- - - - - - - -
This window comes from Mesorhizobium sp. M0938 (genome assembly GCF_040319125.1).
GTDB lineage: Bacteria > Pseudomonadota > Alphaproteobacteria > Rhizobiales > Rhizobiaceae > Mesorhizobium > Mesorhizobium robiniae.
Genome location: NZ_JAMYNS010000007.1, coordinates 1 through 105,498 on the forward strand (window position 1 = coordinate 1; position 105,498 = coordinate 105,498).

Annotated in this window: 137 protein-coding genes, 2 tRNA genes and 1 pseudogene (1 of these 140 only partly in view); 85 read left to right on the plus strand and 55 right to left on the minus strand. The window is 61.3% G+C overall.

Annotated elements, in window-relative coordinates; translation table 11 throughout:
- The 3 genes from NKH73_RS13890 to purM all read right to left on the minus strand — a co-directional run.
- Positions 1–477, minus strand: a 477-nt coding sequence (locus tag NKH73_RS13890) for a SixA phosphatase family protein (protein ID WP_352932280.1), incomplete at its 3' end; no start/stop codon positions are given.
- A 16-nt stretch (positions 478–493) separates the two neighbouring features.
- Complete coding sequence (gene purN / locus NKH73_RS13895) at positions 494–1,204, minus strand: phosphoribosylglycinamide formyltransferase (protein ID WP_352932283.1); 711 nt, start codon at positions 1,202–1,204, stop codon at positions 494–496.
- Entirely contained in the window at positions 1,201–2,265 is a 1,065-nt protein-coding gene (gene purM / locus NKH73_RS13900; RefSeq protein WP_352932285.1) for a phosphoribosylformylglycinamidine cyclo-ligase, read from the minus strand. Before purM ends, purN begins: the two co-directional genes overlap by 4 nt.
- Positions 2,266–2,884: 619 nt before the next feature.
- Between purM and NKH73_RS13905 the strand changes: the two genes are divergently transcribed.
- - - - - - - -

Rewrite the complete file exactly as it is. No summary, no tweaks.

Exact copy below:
This window comes from Mesorhizobium sp. M0938 (genome assembly GCF_040319125.1).
GTDB lineage: Bacteria > Pseudomonadota > Alphaproteobacteria > Rhizobiales > Rhizobiaceae > Mesorhizobium > Mesorhizobium robiniae.
Genome location: NZ_JAMYNS010000007.1, coordinates 1 through 105,498 on the forward strand (window position 1 = coordinate 1; position 105,498 = coordinate 105,498).

Annotated in this window: 137 protein-coding genes, 2 tRNA genes and 1 pseudogene (1 of these 140 only partly in view); 85 read left to right on the plus strand and 55 right to left on the minus strand. The window is 61.3% G+C overall.

Annotated elements, in window-relative coordinates; translation table 11 throughout:
- The 3 genes from NKH73_RS13890 to purM all read right to left on the minus strand — a co-directional run.
- Positions 1–477, minus strand: a 477-nt coding sequence (locus tag NKH73_RS13890) for a SixA phosphatase family protein (protein ID WP_352932280.1), incomplete at its 3' end; no start/stop codon positions are given.
- A 16-nt stretch (positions 478–493) separates the two neighbouring features.
- Complete coding sequence (gene purN / locus NKH73_RS13895) at positions 494–1,204, minus strand: phosphoribosylglycinamide formyltransferase (protein ID WP_352932283.1); 711 nt, start codon at positions 1,202–1,204, stop codon at positions 494–496.
- Entirely contained in the window at positions 1,201–2,265 is a 1,065-nt protein-coding gene (gene purM / locus NKH73_RS13900; RefSeq protein WP_352932285.1) for a phosphoribosylformylglycinamidine cyclo-ligase, read from the minus strand. Before purM ends, purN begins: the two co-directional genes overlap by 4 nt.
- Positions 2,266–2,884: 619 nt before the next feature.
- Between purM and NKH73_RS13905 the strand changes: the two genes are divergently transcribed.